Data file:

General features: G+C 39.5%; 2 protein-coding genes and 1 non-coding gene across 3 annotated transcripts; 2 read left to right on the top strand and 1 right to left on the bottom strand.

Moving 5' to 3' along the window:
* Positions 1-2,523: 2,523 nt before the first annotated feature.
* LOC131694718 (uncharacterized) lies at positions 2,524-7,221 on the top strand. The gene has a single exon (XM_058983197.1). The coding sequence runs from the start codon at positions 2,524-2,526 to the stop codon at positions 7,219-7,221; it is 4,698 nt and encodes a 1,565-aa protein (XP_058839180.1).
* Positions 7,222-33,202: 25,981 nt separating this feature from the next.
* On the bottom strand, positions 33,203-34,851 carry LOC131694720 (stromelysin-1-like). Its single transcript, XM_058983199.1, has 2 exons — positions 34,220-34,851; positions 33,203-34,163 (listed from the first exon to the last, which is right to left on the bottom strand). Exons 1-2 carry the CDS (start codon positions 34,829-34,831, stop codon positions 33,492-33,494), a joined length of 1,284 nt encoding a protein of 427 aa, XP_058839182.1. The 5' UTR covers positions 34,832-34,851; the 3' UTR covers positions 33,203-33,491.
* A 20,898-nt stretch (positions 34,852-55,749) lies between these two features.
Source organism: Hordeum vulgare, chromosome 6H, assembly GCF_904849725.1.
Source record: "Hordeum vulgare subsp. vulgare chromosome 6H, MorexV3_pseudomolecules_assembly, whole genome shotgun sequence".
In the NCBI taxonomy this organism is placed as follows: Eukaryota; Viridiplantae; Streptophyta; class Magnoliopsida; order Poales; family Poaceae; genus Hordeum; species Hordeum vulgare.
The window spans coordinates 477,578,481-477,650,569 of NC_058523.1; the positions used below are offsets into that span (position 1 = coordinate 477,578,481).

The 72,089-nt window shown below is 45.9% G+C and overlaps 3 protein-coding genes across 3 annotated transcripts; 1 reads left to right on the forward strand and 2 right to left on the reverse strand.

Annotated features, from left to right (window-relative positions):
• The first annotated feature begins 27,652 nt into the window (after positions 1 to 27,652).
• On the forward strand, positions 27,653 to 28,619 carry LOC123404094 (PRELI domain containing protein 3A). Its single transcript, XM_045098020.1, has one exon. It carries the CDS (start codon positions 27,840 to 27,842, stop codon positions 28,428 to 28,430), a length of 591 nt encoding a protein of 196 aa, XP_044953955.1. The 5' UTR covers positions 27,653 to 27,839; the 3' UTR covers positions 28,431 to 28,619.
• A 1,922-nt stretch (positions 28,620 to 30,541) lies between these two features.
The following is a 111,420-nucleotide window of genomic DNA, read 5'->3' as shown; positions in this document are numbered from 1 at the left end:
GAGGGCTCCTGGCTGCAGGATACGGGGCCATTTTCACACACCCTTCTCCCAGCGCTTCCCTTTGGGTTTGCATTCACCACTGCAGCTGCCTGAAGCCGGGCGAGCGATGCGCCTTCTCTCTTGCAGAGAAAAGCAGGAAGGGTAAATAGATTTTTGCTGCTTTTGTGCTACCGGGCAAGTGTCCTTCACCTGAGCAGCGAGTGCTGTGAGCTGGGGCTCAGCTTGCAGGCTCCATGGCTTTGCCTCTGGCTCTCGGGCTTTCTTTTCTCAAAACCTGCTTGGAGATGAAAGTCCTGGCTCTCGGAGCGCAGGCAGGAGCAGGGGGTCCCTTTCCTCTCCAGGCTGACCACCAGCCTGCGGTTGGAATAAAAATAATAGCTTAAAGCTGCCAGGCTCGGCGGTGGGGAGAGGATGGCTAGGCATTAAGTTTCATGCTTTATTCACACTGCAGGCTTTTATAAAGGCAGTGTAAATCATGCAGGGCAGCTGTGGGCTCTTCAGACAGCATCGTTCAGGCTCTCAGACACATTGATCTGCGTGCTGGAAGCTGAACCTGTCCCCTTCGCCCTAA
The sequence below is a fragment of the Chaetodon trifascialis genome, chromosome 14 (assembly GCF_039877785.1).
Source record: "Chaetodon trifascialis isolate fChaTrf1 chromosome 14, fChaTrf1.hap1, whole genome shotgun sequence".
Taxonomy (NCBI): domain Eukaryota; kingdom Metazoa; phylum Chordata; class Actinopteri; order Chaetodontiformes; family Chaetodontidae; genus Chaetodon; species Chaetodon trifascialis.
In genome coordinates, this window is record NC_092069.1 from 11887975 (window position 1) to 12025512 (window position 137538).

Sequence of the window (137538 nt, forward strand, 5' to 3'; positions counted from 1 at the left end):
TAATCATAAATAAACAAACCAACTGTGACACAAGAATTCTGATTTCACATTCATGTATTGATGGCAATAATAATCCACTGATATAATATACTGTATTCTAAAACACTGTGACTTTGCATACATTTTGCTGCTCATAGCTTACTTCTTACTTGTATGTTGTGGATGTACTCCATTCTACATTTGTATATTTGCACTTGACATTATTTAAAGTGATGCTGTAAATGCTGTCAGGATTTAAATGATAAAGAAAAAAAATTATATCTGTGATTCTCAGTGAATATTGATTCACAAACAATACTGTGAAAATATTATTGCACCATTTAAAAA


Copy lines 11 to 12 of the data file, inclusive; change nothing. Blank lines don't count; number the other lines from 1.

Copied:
The window spans coordinates 477,578,481-477,650,569 of NC_058523.1; the positions used below are offsets into that span (position 1 = coordinate 477,578,481).

The 72,089-nt window shown below is 45.9% G+C and overlaps 3 protein-coding genes across 3 annotated transcripts; 1 reads left to right on the forward strand and 2 right to left on the reverse strand.